Sibling Rivalry

Ask a child therapist: Sibling rivalry

Siblings, whether full siblings, part of your blended family or even if you don’t have any, play a significant role in the emotional world of adults and children alike. And while it might be painful to admit it, all children experience sibling rivalry and jealousy.

For firstborn children, the arrival of a sibling is a monumental change in their young life. Previously, they may have enjoyed the exclusive adoration of both parents or caregivers and the experience of family life being geared entirely around their needs. Additionally, while they may be unable to tell us how they feel, we know that young children are acutely aware of their vulnerability and dependence on their parents. This can evoke strong feelings towards their caregivers.

Imagine that the person you feel so passionately about and depend on suddenly adores someone else just as much as you. To make things worse, this new person needs even more attention than you do, and family life, as you know, is turned upside down to help manage the needs of this other person.

It can be easier to understand these feelings from the position of the eldest child, but they can be created regardless of the child’s position in the birth order. Children following a firstborn child can also see their elder sibling as a rival, even if they have never experienced life without them. If half-siblings and step-siblings are also involved, there’s potential for even more difficult feelings depending on the circumstances that have led to creating a new family unit.

While there are almost always positives from sibling relationships, it’s helpful to understand that these feelings of resentment and rivalry can continue throughout childhood and into adulthood. You may also find that the feelings are unconscious, so the child is unaware of what is happening to them. For example, competitive gameplay and verbal or physical conflict may indicate a conscious need to ‘beat’ a rival for love and attention. In contrast, behaviours that elicit attention from parents without directly impacting the siblings may indicate an unconscious need. These unconscious feelings can also be evident in imaginative play and artwork in younger children. For example, a child may regularly draw pictures of ‘the family’ and leave out their sibling. Or invent situations in which they can be the only child again for a period of time.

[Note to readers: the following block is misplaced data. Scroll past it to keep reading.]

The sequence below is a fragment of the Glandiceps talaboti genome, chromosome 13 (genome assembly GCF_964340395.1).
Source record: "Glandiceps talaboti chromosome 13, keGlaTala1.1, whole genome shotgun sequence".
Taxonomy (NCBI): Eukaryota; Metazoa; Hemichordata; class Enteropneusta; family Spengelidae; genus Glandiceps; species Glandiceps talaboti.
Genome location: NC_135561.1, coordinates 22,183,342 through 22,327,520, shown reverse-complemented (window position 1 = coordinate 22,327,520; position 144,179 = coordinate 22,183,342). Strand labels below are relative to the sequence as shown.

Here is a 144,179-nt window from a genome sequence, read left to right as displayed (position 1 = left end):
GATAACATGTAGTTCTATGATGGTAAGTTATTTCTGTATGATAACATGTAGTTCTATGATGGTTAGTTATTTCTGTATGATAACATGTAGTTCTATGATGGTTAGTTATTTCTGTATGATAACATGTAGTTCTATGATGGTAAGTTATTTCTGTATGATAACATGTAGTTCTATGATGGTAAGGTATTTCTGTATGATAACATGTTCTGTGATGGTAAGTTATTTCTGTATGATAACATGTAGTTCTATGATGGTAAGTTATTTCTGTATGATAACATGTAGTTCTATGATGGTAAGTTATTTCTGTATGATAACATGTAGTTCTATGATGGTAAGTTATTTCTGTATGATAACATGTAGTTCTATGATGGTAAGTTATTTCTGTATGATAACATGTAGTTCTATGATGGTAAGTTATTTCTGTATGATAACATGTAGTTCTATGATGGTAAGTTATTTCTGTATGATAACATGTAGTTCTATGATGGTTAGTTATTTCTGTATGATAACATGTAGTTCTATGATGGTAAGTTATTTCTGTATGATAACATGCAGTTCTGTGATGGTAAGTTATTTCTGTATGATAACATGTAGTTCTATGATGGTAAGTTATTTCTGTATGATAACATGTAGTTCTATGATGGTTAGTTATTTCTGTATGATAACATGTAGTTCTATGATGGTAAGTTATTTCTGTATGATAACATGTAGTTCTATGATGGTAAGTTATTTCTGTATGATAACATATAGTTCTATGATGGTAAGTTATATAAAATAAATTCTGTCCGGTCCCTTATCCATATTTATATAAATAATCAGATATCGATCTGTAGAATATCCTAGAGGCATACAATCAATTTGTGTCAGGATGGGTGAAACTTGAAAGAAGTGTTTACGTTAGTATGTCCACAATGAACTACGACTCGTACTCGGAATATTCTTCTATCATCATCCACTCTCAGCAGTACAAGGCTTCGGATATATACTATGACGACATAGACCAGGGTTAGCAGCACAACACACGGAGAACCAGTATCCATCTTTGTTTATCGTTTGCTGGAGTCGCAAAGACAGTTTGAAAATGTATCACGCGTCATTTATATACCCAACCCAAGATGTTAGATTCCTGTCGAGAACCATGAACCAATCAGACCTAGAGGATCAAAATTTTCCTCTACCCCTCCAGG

As the adults in our children’s lives, we can help them process these difficult feelings by making sure they know it’s normal and acceptable to feel like this, being a role model in terms of how they can deal with the difficult feelings and providing reassurance of your feelings towards them. 

To read more about sibling rivalry, check out the illuminating book by T Berry Brazelton and Joshua Sparrow called ‘Understanding Sibling Rivalry: The Brazelton Way’. 


The key takeaway

Sibling rivalry is a really normal part of child development and a key way that children learn about themselves, their feelings and their relationships with others.

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